Visit Sacred Spaces through Virtual Travel

Ceiling of the chapel in the house of Saint Pius V (1566-1572), Angels Fighting Demons, Giorgio Vasari and Federico Zucarri, Vatican Museums, photo Livioandronico2013, 30 August 2015, Creative Commons Attribution-Share Alike 4.0 International license.

“I believe the world will be saved by beauty.”   Prince Lev Nikolyaevich Myshkin, The Idiot, by Fyodor Dostoevsky.

“This world in which we live needs beauty in order not to sink into despair. Beauty, like truth, brings joy to the human heart and is that precious fruit which resists the erosion of time, which unites generations and enables them to be one in admiration!”   Second Vatican Council, Message to Artists, 8 December 1965: AAS 58 (1966), 13.

The CPN staff, working from our home offices during New Mexico’s lockdown, extend our warmest wishes to our readers. We hope these links to virtual travel within sacred spaces will provide a brief respite from daily care.

Passover, Easter, and Ramadan in Jerusalem 2020

Aerial (ESE) exposure of Al-Aqsa Mosque on the Temple Mount, in the Old City of Jerusalem. Al-Aqsa is considered to be the third holiest site in Islam after Mecca and Medina. Submitted by Godot13, 15 November 2013, Attribution: Andrew Shiva / Wikipedia / CC BY-SA 4.0.

For the first time since 1992 the three major Abrahamic religions, Judaism, Christianity, and Islam, will celebrate their most significant holidays within the same month.

Passover is celebrated from April 8 through April 16. The Christian Holy Week begins on Sunday April 5 and culminates with Easter on April 12. Orthodox Christians celebrate Easter a week later on April 19. The holy month of Ramadan begins April 24; it is expected to end with the sighting of the new moon on May 23, 2020.

Ordinarily, hundreds of thousands of pilgrims visit holy sites in the Old City of Jerusalem during these observances each year. In order to avoid transmission of the virus during this year, the city of Jerusalem is hoping to reach the observant instead through modern technology. One means of traveling to holy sites is through a Stereo 360 virtual reality (VR) documentary “The Holy City.” Access to the documentary, which in trailer form appears more dramatic than restful, will be offered for free beginning April 9; until then it can be purchased. View trailers of “The Holy City” here.

A virtual self tour is available of the Church of the Holy Sepulchre with 360 degree panoramas. There is a live webcam available online from Jerusalem, with a view over the Western Wall and Temple Mount.

Inside al-Aqsa: A 360° tour of Jerusalem’s holiest mosque is a production of Al-Jazeera English channel. This seven minute video provides a simple 360° walk-though and identification of the buildings and interiors of the Al-Aqsa complex, ending with references to the Arab-Israeli conflict.

The Vatican Museum – Closed to the Public, but Open to Virtual Reality Tours

Two bacchantes and a bull. Roman. Vatican Museums, Rome, photo by Alvesgaspar, 9 September 2015, Creative Commons Attribution-Share Alike 4.0 International license.

The Vatican Museum website offers virtual tours of the Sistine Chapel, the Niccoline Chapel, Raphael’s Rooms, as well as the pontifical collections of classical sculpture in the Pio Clementino and Chiaramonti Museums, including the museum’s New Wing. Further exploration of the website will lead one to videos, pictures, and the history of the museum, Vatican, and the papacy’s relationship to art.A

John Paul II wrote in his 1999 Letter to Artists:

“Even beyond its typically religious expressions, true art has a close affinity with the world of faith, so that, even in situations where culture and the Church are far apart, art remains a kind of bridge to religious experience. In so far as it seeks the beautiful, fruit of an imagination which rises above the everyday, art is by its nature a kind of appeal to the mystery. Even when they explore the darkest depths of the soul or the most unsettling aspects of evil, artists give voice in a way to the universal desire for redemption.”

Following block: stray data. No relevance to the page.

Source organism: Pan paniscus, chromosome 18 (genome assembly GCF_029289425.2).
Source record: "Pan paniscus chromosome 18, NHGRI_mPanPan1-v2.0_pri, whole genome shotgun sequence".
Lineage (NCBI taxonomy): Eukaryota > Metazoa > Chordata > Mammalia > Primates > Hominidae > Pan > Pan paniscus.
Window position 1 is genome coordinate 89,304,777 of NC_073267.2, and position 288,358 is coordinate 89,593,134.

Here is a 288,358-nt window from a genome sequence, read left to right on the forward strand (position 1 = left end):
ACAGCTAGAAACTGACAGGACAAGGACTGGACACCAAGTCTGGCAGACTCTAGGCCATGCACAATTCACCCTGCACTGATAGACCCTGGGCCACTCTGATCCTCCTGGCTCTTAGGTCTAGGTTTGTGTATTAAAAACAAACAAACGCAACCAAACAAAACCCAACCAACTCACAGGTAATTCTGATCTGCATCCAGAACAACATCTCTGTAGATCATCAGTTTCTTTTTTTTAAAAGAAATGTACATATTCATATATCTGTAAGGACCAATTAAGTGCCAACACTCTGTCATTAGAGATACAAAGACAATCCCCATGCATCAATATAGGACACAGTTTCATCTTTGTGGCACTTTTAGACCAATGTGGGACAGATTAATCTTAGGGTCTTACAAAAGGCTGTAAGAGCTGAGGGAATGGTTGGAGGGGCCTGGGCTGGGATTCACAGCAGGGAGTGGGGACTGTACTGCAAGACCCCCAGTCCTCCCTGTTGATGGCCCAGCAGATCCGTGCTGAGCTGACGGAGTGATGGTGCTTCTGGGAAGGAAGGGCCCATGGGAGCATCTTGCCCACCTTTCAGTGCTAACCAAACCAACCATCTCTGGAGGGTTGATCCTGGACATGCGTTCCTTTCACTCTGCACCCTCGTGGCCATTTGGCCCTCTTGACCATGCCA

A Virtual Homage to Notre Dame Cathedral

Vaults in the nave of cathedral Notre-Dame de Paris, France. Photo by Uoaei1,10 October 2015, CC BY-SA 4.0

On April 15, 2019, the world watched in horror as Notre Dame Cathedral in Paris, France burned. Although the spire and most of the roof were destroyed, the iconic stained glass rose windows and many works of art were spared. The structure has since been closed for restoration. However, through the pairing of a number of immersive VR videos, one can continue to experience some of the grandeur of the cathedral.

Click and drag the video image to explore the cathedral in “The Man Behind Notre Dame” while Patrick Chauvet discusses his experience as Rector-Archpriest of Notre Dame. “A Homage to Notre-Dame in 360 VR” is a visually stunning interior and aerial exploration of the Cathedral to the music of Duo des Fleurs (sung ostensibly by Lakmé, the daughter of a Brahmin priest, and her servant Mallika) from the Léo Delibes opera. This video is also a VR experience, just click and drag on the screen to view different perspectives of the frame. Samsung’s 2017 “The Cathedral of Notre Dame de Paris | a 360o VR Experience” is a brief, narrated, tour of the French Gothic structure prior to the fire.

Christian and Ancient Egypt

As part of the Theban Necropolis Preservation Initiative, a section of the tomb of Seti I that is being recorded in Luxor will be reproduced to be installed in the Antikenmuseum in Basel in mid-end 2017. The facsimile will then be transported to Luxor, where it will be installed in its permanent location at the Valley of the Kings. The sarcophagus recorded in the John Soane museum will also be reproduced in Alabaster as part of this exhibition.

Read the interview with Elizabeth Bolman on the Red Monastery Church in these pages, and the webpage dedicated to additional images, then view the video narrated by Dr. Bolman and the spectacular but silent 3D virtual tour of the Red Monastery, conserved over a twelve year project sponsored by the US Agency for International Development, administered by the American Research Center in Egypt with the cooperation and support of the Egyptian Supreme Council of Antiquities and the Egyptian Coptic Church.